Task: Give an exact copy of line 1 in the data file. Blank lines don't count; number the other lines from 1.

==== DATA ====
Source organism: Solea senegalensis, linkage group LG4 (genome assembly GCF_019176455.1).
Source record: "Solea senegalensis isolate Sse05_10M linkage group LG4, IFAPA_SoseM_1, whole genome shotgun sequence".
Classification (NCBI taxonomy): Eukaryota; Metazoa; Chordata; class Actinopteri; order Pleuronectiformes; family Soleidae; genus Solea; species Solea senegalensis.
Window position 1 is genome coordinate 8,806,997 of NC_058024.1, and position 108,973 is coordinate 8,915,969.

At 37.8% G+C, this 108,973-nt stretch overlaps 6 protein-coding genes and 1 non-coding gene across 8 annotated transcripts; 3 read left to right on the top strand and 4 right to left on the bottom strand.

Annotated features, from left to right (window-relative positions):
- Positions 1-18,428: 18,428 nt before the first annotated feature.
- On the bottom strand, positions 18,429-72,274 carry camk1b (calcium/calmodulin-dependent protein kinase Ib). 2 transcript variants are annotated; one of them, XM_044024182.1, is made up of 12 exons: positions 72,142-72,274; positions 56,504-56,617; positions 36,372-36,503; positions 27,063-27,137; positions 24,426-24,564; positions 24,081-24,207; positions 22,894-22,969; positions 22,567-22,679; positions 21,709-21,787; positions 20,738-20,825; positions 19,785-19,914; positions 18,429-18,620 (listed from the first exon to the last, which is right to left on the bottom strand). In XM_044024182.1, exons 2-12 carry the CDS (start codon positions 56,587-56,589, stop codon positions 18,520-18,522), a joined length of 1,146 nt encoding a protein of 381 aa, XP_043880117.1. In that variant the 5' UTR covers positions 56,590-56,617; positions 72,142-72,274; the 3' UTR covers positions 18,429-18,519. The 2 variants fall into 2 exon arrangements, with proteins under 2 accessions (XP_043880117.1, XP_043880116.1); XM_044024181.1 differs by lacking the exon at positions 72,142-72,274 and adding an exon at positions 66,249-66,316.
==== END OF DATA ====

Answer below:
Source organism: Solea senegalensis, linkage group LG4 (genome assembly GCF_019176455.1).